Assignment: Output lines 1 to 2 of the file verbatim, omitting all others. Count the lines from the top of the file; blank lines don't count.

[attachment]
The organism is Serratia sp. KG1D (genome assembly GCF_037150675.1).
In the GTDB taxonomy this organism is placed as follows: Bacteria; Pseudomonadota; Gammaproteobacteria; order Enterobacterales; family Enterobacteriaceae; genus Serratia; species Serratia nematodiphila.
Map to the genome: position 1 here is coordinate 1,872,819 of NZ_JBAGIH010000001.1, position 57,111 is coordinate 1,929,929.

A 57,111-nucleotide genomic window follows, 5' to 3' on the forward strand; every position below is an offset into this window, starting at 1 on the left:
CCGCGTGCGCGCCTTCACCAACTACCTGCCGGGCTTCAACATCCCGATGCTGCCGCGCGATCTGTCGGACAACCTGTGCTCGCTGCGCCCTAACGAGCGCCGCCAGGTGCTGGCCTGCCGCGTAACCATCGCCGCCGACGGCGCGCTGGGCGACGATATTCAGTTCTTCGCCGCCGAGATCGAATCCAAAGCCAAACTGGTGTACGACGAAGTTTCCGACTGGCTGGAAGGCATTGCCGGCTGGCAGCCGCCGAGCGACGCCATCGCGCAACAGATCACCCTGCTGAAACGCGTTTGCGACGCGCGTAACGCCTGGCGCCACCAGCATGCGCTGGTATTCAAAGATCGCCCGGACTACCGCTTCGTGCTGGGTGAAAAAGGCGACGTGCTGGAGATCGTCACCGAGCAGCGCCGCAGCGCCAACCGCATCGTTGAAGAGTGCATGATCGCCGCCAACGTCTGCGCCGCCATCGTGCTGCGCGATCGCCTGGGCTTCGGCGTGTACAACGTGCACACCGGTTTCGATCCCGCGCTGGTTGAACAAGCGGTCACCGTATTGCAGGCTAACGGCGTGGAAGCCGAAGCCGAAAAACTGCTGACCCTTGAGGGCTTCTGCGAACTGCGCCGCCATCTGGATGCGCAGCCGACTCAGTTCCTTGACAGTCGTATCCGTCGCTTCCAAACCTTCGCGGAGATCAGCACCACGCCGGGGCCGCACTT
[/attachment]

The organism is Serratia sp. KG1D (genome assembly GCF_037150675.1).
In the GTDB taxonomy this organism is placed as follows: Bacteria; Pseudomonadota; Gammaproteobacteria; order Enterobacterales; family Enterobacteriaceae; genus Serratia; species Serratia nematodiphila.